In April, Chase Utley and Shane Victorino co-hosted the Philadelphia Futures "Get In The Game" charity bowling/billiards tournament. The event raised more than $150,000 for Philadelphia Futures, a mentoring program for inner-city high school students. Utley has sponsored one of their scholars for the past two years.

Wives also get involved.

In May, wives Crystal Durbin, Michelle Burrell and Emiko Taguchi visited the ALS Association Clinical Services Center at Pennsylvania Hospital. ALS has been the primary charity for the Phillies since 1984, and they have raised more than $9.4 million for The ALS Association, Greater Philadelphia Chapter's patient services and research.

Through a silent auction, raffle and mystery ball sale, some wives helped to raise $32,000 for Mary E. Walker House, a Women Veterans' Transitional Residence in Coatesville, Pa. They created Pro-Pack gift packages representing a member of the 2008 Phillies. Each contained personal memorabilia and autographed items including jerseys, baseballs, caps, the player's favorite DVDs, CDs and games.

The Pennsylvania SPCA has long been a pet project of Jennifer and Chase Utley. Jennifer, a volunteer for the organization, along with Lindsay Lidge, Julia Werth, Erin Romero, Michelle Burrell and several other Phillies wives, hosted "Save a Pet at the Park" during a Phillies game in June. Joined by staff of the Pennsylvania SPCA, money was raised for a new dog park through a silent auction, raffle and doggie bag (containing player autographed Mystery Balls) sale. Fans donated pet toys and approximately 15 cats and dogs were adopted.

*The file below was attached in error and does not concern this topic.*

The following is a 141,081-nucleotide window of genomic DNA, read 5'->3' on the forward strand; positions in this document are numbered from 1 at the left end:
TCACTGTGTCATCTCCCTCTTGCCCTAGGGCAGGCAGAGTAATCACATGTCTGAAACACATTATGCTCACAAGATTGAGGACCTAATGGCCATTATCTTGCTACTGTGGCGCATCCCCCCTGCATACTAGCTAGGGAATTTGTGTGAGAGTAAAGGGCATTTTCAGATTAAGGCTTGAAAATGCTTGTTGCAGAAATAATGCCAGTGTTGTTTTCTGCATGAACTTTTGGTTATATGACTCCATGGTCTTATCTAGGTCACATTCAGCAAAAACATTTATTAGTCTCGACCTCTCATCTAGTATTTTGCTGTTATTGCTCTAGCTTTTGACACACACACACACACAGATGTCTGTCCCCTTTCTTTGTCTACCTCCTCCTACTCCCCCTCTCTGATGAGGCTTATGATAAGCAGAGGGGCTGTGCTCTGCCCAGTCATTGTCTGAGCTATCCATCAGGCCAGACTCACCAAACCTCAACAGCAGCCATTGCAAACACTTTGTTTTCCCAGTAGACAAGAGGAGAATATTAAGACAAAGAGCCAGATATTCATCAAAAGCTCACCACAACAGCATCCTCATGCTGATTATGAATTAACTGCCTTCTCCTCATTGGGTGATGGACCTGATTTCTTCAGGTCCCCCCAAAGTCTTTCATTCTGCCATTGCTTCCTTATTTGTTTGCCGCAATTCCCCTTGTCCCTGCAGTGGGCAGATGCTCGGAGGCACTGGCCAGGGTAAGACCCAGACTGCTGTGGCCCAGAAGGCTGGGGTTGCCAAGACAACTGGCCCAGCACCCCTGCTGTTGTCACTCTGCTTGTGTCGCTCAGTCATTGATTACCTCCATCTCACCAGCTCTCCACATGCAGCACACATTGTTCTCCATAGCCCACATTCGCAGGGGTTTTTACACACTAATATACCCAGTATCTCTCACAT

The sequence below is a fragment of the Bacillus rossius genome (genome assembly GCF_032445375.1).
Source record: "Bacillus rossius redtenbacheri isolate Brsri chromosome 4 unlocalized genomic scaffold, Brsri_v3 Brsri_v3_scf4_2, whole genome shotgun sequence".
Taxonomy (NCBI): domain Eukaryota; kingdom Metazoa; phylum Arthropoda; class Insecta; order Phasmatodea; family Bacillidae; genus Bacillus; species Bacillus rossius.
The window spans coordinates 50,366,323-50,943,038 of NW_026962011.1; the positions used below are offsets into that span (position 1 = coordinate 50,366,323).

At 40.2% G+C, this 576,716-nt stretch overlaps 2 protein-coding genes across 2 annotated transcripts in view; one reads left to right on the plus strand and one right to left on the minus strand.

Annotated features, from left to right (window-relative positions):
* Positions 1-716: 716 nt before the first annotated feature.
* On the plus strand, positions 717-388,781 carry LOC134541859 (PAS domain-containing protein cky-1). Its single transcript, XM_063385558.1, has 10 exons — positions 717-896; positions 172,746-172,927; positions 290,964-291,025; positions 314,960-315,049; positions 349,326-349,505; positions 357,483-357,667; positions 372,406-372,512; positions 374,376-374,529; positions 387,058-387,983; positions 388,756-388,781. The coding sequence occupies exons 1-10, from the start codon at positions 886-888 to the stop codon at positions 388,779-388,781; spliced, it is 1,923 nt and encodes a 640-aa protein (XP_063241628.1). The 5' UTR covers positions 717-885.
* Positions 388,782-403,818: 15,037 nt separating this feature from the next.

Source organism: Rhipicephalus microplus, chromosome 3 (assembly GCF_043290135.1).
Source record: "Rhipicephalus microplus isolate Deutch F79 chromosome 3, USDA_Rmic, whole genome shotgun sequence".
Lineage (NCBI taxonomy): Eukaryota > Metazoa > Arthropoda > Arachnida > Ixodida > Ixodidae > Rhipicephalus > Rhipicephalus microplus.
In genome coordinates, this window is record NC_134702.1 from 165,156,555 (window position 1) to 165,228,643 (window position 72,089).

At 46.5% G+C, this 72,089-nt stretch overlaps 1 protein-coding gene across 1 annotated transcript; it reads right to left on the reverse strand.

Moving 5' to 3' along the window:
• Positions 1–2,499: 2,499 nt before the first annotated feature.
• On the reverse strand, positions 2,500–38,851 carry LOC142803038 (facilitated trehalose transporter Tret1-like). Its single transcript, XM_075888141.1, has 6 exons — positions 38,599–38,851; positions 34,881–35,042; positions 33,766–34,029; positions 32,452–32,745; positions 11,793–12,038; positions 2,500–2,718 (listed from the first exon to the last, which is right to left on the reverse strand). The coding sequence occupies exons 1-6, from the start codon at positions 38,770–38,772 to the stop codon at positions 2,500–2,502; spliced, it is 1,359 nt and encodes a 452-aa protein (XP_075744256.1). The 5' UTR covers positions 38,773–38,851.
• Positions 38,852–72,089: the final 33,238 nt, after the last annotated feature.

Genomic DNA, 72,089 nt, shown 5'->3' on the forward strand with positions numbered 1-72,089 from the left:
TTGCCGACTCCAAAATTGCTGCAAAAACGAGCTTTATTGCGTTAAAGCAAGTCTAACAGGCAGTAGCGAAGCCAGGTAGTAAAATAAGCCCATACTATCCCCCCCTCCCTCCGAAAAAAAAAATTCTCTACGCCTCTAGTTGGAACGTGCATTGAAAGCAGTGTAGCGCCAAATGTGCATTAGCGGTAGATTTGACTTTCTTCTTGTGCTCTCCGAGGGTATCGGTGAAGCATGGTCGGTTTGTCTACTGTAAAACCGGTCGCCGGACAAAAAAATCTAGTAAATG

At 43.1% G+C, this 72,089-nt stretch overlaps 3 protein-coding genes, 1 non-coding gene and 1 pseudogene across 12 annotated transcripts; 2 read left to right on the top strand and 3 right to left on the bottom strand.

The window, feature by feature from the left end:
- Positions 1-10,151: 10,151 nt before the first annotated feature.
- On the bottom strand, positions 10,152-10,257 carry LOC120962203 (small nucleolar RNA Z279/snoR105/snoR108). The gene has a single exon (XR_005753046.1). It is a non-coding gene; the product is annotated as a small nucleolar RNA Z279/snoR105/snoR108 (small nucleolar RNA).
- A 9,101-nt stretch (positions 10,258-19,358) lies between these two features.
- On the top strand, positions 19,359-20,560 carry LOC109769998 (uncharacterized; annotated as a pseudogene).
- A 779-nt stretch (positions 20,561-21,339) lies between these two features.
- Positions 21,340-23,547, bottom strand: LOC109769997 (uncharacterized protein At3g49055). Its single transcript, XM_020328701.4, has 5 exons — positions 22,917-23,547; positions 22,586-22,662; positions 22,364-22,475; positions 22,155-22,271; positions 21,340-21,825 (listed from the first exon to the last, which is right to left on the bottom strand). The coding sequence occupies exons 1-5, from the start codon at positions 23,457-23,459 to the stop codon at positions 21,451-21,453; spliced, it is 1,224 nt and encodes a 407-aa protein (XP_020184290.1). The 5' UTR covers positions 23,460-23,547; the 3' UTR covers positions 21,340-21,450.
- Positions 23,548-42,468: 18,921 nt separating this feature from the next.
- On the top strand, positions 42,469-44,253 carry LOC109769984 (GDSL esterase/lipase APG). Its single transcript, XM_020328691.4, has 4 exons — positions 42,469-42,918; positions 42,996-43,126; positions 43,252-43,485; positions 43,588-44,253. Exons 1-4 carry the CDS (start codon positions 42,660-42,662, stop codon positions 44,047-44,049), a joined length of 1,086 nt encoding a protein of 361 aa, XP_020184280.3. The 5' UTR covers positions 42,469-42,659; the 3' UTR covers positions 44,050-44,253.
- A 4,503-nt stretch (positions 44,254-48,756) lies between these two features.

Jamie Moyer simply never stops giving back. In July 2000, he and wife Karen established the Moyer Foundation, which focuses on helping children in severe distress. Since its inception, the foundation has raised more than $14 million to support more than 150 non-profit organizations that help children.

Camp Erin is a weekend bereavement camp created by the Foundation to offer comfort to kids grieving the death of a loved one. There are currently 18 Camp Erin locations in 12 different states. The camp is free for the participants. The Moyers raised more than $400,000 at their second Philadelphia Celebrity Waiters event on June 19, 2008. More than a dozen of Jamie's teammates donned waiter's uniforms and served dinner and poured wine for more than 250 guests at Citizen Bank Park's Diamond Club facility.

Winning the World Series has only raised the profile and all the Phillies' charitable endeavors.

"The exposure of being in the World Series really helped," Jamie Moyer said. "I can't even imagine how many text messages and e-mails the Foundation, Karen and myself received [during the postseason run]. It was a ton. It helped open doors."

It won't end here, either. Sometime in December, members of the organization will likely be doling out a holiday meal at a homeless shelter, and participating in other holiday activities.

"One of the biggest things is our responsibility to give back as an athlete," said Moyer. "This is a huge gift to be able give back to cities in which I have played, as a home and visiting player. I think the cool thing is to see other players getting involved and taking an interest."

Ken Mandel is a reporter for MLB.com. This story was not subject to the approval of Major League Baseball or its clubs.